There’s no doubt Welch had single-handedly revived the relatively harmless pin-up business (not for her overt nudity of the Playboy/Penthouse variety) and had a massive following in Europe where she often plied her trade (the Italian-made Shoot Loud, Louder…I Don’t Understand in 1966 and the British Bedazzled in 1967) but she was clearly desperate for more meaty roles. Those finally came her way with Bandolero (1966) and 100 Rifles (1969) and Fathom feels like a lost opportunity to provide her with that harder edge.
She’s not helped by the odd tone. As I mentioned she gets into plenty of scrapes and proves her mettle with her diving skills but some of the supporting cast look like they’ve signed up for a completely different movie. Richard Briers – Ronald Fraser’s intelligence sidekick – looks like a goggle-eyed fan next to Ms Welch and Clive Revill thinks it’s a joke to play a Russian as a joke. In the hands of a better director and with a few tweaks here and there it could have been a whole lot better and perhaps launched a spy series instead of languishing at the foot of the studio’s box office charts for that year.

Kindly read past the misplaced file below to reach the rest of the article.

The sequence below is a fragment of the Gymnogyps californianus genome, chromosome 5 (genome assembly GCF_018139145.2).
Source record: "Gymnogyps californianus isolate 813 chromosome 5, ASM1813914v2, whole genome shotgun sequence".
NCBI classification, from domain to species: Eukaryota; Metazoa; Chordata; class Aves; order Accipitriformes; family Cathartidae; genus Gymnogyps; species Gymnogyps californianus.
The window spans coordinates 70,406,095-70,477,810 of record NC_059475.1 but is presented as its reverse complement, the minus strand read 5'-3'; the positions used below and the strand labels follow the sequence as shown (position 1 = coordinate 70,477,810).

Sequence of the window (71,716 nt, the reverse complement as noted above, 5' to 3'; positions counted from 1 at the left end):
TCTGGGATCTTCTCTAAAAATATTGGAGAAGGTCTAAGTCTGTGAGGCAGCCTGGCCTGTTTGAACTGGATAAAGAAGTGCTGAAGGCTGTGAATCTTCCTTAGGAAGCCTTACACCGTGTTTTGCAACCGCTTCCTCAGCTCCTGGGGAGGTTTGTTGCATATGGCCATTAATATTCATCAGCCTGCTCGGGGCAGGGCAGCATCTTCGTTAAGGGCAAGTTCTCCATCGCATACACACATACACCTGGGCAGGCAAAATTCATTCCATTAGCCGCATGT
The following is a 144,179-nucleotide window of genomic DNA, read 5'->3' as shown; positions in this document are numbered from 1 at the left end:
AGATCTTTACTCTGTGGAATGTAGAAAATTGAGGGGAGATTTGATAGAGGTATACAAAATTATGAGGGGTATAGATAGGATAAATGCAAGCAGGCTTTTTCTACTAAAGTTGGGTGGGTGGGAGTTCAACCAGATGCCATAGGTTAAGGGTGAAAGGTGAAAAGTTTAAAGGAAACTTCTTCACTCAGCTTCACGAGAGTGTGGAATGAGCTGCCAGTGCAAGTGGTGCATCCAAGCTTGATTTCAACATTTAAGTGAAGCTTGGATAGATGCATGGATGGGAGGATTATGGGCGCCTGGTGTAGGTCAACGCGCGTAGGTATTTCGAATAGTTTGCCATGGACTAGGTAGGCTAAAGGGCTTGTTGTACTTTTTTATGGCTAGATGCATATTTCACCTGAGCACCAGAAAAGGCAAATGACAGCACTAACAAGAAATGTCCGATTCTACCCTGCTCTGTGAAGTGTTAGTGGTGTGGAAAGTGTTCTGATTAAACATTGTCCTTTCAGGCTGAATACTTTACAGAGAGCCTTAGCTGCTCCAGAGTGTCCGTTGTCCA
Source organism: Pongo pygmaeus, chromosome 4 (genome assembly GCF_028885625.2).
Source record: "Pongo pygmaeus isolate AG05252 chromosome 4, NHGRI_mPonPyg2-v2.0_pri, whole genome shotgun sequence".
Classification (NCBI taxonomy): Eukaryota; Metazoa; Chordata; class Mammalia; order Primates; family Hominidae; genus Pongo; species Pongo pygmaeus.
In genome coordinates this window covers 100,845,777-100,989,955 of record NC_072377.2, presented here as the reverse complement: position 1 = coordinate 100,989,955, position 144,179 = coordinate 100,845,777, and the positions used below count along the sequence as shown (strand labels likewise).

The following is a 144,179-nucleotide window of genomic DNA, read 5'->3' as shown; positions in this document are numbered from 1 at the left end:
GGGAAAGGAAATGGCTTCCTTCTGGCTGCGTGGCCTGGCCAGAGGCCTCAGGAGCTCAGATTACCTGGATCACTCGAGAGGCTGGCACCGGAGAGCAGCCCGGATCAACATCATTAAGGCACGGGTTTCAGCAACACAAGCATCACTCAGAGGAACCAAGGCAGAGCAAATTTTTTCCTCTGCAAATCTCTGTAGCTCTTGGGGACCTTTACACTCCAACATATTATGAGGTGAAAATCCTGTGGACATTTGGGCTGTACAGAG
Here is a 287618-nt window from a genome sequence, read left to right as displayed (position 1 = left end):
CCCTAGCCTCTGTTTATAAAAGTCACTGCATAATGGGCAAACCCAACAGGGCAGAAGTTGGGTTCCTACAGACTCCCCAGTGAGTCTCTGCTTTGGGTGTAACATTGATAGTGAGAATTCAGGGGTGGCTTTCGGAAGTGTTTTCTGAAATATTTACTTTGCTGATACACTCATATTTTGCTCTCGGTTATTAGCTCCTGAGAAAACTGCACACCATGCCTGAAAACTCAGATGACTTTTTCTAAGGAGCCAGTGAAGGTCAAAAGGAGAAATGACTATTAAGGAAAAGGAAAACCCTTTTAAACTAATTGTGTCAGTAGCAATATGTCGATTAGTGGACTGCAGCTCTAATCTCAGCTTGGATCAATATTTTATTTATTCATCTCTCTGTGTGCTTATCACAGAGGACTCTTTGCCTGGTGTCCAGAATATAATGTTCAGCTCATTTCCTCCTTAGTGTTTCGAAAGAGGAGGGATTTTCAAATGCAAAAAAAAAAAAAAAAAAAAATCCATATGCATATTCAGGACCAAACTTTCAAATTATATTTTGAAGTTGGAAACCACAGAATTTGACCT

But it is certainly entertaining enough and you are unlikely to get bored.
See the “Book into Film” section for a review of the source novel A Girl Called Fathom.